Again from F.F. Bruce: “The imperial beast of Revelation 13 is antichrist (in fact, although it is not expressly so called in Revelation) not simply because of its persecution of the church but because it claims universal worship. When Christians were commanded to acknowledge Caesar as Lord in the sense which was reserved for Christ alone, they recognized Caesar as Antichrist and refused His (Christ’s) demand.” (Ibid., page 68).
Dr. A.T. Robertson, long time scholar and New Testament professor from our own beloved Commonwealth wrote of the “antichrists”:
“These are rivals of Christ and there have been many. ... Apparently the great antichrist was still to come, but meanwhile a cleavage had come between true believers and followers of these antichrists (probably Gnostics). ‘They went out from us but they were not of us.’ Their departure from the Christian fold revealed their true character. The words of John are pertinent today for those who seek to spread Christian doctrine out so thin and broad that it will include even Hinduism. Union is nothing like so important as unity and life in Christ.” Epochs in the Life of the Apostle John, Baker Book House, pages 128-129.
The Antichrist represented falsehood. John reminded his readers that “no lie is of the truth.” All Christians of all generations since the beginning of Christianity have the means to know the difference in truth and error. John here calls it an “anointing.” The purpose of the anointing was defensive. It would protect from the ravages of erroneous doctrines. The presence of error among religious people does not seem important to many of our generation. But it is very important. The fanciful speculations that continue to hear relative to the Middle East ought to be evidence enough that there is error aplenty afoot.
Dr. Robertson also remarked, “The gullibility of apparently reasonable people is amazing, when they listen to lies claiming to come out of God’s Word.” (Ibid. page 129). If you believe the foolish notions about the “Antichrist” being offered freely today, you are simply gullible, dear friend.
But just what is this anointing? It is the coming of the Holy Spirit to reveal a divine standard of truth. By this divine truth, error can be sifted out and examined and shown to be false. Were it not for such a standard, we would be defenseless against the assaults of error. We can take what the Holy Spirit revealed through the apostles and refute any error. We cannot keep people from believing error; we can only refute the error.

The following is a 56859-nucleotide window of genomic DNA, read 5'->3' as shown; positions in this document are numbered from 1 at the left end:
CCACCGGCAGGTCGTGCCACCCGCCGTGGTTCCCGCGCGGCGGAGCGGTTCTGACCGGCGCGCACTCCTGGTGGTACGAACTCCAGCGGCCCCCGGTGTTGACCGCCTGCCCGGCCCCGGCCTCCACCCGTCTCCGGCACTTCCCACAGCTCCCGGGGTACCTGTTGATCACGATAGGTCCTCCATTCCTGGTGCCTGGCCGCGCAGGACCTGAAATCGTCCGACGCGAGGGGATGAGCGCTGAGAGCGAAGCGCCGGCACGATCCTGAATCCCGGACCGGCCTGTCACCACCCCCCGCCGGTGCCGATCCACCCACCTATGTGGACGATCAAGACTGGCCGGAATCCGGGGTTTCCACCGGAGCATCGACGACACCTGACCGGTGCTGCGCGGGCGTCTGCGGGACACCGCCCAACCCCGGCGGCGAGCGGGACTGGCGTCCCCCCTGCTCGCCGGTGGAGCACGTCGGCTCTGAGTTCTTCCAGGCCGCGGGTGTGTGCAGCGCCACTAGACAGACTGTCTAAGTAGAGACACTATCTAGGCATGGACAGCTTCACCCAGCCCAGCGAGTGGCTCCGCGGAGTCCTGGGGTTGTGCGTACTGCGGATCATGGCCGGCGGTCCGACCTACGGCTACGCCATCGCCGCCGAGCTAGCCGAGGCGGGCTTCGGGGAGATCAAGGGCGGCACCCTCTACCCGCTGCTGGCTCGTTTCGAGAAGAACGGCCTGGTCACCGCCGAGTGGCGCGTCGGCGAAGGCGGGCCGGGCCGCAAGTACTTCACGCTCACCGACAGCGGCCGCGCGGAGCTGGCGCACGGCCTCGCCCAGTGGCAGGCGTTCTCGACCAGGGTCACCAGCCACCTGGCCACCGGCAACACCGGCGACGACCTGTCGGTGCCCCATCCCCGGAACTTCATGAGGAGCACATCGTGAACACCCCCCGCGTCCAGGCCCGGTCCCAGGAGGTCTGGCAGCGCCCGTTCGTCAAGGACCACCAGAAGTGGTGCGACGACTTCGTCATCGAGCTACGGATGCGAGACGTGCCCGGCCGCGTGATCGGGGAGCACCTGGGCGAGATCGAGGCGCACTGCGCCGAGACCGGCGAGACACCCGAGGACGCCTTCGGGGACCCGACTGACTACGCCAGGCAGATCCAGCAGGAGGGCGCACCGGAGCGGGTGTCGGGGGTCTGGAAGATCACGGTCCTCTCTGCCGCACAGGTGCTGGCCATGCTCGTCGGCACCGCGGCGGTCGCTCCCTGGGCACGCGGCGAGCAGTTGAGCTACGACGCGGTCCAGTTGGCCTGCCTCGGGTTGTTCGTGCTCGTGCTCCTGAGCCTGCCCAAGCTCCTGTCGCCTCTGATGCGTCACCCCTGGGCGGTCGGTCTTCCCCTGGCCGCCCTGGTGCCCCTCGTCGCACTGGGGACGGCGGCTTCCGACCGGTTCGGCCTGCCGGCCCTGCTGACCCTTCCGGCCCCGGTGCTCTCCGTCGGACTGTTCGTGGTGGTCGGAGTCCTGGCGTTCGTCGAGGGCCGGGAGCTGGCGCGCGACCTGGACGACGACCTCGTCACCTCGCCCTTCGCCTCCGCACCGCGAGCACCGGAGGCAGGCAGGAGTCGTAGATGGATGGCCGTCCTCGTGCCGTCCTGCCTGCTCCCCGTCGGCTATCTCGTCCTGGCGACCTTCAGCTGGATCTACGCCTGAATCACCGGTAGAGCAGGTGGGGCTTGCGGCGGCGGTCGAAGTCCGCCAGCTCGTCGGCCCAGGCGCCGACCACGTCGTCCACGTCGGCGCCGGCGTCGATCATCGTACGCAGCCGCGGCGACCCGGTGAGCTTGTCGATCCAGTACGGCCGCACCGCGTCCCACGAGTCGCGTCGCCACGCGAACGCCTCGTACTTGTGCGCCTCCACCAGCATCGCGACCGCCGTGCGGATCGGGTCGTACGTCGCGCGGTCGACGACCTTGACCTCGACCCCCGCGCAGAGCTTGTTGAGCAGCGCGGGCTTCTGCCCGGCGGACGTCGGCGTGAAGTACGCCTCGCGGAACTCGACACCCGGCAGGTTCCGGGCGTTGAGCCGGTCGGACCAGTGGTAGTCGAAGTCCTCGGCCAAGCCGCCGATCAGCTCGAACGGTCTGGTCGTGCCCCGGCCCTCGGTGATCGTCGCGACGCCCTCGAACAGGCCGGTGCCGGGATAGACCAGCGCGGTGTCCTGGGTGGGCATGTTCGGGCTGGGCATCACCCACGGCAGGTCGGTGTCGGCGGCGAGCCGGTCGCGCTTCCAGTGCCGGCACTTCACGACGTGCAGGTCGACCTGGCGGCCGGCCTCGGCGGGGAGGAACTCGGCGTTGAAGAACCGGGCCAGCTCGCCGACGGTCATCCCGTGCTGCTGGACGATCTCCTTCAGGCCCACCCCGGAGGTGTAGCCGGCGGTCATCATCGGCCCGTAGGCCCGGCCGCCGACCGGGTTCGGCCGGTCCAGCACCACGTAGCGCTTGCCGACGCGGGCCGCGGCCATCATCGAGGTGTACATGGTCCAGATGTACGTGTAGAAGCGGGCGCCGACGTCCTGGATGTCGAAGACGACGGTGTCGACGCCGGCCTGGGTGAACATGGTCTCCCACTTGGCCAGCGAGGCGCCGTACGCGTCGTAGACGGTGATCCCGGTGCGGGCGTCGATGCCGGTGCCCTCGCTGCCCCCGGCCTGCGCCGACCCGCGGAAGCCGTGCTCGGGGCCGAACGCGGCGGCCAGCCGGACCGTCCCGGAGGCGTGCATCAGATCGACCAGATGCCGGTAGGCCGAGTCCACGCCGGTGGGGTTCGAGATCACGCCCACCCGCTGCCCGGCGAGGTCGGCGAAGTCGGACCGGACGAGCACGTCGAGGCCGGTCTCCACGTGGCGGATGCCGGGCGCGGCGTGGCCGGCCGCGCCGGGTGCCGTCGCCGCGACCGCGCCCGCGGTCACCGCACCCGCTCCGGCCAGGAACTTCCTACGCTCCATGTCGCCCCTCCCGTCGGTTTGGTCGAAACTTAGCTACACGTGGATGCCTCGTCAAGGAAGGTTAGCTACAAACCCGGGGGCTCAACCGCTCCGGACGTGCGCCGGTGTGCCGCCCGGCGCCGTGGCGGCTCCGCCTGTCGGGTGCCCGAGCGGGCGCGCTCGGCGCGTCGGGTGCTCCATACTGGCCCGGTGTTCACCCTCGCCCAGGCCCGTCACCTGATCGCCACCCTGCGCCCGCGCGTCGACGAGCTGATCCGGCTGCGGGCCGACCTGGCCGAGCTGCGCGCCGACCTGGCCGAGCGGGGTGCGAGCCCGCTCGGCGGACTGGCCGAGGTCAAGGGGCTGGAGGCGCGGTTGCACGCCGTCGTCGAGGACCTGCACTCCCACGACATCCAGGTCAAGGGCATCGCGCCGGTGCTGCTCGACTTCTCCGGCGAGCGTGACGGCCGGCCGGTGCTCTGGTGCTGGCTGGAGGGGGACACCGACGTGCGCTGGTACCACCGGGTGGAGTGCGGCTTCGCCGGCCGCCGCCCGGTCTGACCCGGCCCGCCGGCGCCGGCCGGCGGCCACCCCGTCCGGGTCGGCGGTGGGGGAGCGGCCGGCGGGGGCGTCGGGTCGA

Some people are going to accept error regardless of the truth with which they are confronted. That does not lessen the power of truth. One of the qualities men who oversee and protect the church are to have is the ability to teach. Paul wrote to Titus that prospective elders in the local church must “hold fast the faithful word as he has been taught, that he may be able, by sound doctrine, both to exhort and convict those who contradict, for there are many insubordinate, both idle talkers and deceivers, especially those of the circumcision, whose mouths must be stopped, who subvert whole households, teaching things which they ought not, for the sake of dishonest gain” (Titus 1:9-11). This is a divine explanation of the anointing Christians have.
Nobody should expect some great physical sensation, some “better felt than told experience,” some emotional upheaval, in order to receive the anointing. All true Christian have it! It has been preserved in the New Testament, the last will and testament of Jesus Christ. It is up to us to know it, apply it to our lives, and teach it to others.
One of the early Christians, named Ignatius, who lived during and just after the apostles days, wrote a letter to the church in Ephesus. In it he referred to their baptism as the initiation “which all Christians undergo,” and then concluded “that the anointing” received in becoming a Christian is the word of God.
It is the protective armor Christians put on in order to stand against the sinful environment in which they live, and against the errors men proclaim. This, he claimed, was the Christian’s initiation by “water and the word” into a new life in Christ.
Whether Ignatius is correct or not, baptism, based on true faith and sincere repentance is the only way one may enter Christ. Paul wrote: “for as many of you as were baptized into Christ have put on Christ” (Gal. 3:27).
When you obey Christ you put on the Gospel armor. You begin your training in the use of the sword of the Spirit to be ready to meet whatever assault the evil forces of the world will throw at you. Time is running out. It is the last days, the last hour. It is really always “five minutes before midnight” on the clock of human destiny. Think seriously and obey the Lord now.